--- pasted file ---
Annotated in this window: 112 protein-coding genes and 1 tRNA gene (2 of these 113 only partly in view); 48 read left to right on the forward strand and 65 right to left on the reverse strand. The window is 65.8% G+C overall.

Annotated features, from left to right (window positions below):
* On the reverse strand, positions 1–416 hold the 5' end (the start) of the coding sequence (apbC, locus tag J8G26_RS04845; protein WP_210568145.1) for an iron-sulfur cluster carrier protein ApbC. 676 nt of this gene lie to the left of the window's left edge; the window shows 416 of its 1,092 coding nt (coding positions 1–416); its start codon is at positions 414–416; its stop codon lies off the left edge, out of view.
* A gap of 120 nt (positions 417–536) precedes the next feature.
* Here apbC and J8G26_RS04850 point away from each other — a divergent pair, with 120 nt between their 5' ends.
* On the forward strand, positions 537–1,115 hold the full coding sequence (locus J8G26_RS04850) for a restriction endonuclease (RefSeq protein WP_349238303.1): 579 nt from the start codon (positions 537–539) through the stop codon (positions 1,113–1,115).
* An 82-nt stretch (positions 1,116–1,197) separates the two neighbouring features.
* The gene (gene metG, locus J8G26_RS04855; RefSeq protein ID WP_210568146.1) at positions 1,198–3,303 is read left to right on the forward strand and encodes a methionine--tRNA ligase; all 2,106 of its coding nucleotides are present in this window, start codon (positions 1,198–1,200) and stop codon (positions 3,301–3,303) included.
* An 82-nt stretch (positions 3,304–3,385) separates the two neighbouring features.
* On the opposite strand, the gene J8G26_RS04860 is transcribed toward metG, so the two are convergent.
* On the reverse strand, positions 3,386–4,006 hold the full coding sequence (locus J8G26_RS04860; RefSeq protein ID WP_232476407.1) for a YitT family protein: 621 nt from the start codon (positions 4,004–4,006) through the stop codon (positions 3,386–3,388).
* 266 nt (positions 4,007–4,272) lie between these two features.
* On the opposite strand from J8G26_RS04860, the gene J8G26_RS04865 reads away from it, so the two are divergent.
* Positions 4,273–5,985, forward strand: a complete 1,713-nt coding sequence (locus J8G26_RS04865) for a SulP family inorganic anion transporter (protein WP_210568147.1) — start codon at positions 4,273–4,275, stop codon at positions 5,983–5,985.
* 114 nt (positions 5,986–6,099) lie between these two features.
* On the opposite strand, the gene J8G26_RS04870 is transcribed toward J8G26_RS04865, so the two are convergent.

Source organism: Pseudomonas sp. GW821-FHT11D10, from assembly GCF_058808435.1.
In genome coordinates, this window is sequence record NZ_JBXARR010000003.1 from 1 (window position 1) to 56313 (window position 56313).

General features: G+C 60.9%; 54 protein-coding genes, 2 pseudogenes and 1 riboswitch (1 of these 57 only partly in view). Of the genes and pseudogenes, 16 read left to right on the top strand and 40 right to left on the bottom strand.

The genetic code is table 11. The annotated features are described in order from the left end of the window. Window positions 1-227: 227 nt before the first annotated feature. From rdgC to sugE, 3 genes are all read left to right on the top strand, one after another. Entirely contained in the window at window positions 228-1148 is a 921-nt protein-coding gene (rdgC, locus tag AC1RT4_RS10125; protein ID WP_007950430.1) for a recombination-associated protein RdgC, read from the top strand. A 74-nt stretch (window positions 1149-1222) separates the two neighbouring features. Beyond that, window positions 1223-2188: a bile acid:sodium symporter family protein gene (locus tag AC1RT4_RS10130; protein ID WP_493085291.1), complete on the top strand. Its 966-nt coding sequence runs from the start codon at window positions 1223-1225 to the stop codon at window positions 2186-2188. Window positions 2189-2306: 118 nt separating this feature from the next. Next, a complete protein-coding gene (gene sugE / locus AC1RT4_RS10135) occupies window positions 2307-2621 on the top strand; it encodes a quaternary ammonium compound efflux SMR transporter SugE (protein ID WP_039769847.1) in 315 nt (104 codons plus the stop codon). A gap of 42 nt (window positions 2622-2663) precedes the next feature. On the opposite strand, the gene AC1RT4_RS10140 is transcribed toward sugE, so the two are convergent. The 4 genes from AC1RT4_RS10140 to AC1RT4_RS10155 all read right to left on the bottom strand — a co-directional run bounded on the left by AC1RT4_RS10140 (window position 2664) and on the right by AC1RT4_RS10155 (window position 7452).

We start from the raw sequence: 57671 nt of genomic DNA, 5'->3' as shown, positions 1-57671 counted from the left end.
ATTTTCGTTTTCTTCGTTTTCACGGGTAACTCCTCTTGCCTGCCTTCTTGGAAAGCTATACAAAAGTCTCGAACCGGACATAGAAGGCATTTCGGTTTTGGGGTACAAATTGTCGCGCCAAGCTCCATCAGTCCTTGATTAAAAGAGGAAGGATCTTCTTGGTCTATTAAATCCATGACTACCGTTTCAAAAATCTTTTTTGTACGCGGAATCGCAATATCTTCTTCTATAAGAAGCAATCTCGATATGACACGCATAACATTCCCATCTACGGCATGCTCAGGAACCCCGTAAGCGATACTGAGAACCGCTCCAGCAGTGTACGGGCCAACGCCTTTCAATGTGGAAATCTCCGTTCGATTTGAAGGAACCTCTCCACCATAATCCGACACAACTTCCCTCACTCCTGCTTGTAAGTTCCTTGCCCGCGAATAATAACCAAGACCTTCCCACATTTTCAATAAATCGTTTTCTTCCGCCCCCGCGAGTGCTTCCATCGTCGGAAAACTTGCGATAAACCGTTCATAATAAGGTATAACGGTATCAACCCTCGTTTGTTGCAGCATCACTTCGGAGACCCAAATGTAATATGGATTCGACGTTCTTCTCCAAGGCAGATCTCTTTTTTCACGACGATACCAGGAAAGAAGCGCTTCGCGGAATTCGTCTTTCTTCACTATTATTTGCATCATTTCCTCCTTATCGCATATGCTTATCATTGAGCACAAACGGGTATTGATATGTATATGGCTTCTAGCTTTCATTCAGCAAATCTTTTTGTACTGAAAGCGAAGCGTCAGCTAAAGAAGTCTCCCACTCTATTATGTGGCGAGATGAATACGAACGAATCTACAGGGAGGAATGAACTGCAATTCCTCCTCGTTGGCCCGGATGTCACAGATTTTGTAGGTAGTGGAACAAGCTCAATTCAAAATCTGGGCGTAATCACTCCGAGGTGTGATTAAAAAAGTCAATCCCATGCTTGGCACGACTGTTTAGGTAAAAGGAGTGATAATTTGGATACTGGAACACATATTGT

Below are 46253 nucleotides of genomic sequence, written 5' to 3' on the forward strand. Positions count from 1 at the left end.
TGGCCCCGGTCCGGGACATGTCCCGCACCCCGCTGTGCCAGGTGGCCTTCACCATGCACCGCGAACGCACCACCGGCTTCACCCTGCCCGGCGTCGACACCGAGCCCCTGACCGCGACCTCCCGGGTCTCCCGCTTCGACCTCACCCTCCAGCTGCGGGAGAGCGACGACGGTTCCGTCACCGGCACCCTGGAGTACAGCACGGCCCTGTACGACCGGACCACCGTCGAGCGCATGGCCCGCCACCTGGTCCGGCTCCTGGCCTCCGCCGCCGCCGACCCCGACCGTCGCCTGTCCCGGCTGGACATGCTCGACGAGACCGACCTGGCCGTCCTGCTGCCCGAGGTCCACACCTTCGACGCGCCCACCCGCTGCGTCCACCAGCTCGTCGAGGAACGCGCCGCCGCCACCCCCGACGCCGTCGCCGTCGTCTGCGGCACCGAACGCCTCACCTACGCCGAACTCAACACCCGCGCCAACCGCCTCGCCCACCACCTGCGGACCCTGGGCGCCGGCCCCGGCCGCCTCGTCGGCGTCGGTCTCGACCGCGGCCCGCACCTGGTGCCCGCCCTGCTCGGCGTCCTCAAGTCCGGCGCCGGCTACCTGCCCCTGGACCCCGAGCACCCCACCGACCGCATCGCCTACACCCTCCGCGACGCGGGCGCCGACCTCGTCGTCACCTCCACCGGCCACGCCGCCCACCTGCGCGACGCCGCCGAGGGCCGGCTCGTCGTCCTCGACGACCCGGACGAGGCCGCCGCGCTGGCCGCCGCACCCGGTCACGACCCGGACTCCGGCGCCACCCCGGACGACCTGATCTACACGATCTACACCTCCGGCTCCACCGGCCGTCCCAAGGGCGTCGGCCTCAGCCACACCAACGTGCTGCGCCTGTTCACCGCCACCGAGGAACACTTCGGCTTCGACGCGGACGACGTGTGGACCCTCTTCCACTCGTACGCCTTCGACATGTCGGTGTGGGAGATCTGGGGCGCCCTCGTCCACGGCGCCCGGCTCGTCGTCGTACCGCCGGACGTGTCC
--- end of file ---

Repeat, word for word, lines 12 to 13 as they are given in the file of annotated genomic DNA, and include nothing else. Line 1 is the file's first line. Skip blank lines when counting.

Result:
* 266 nt (positions 4,007–4,272) lie between these two features.
* On the opposite strand from J8G26_RS04860, the gene J8G26_RS04865 reads away from it, so the two are divergent.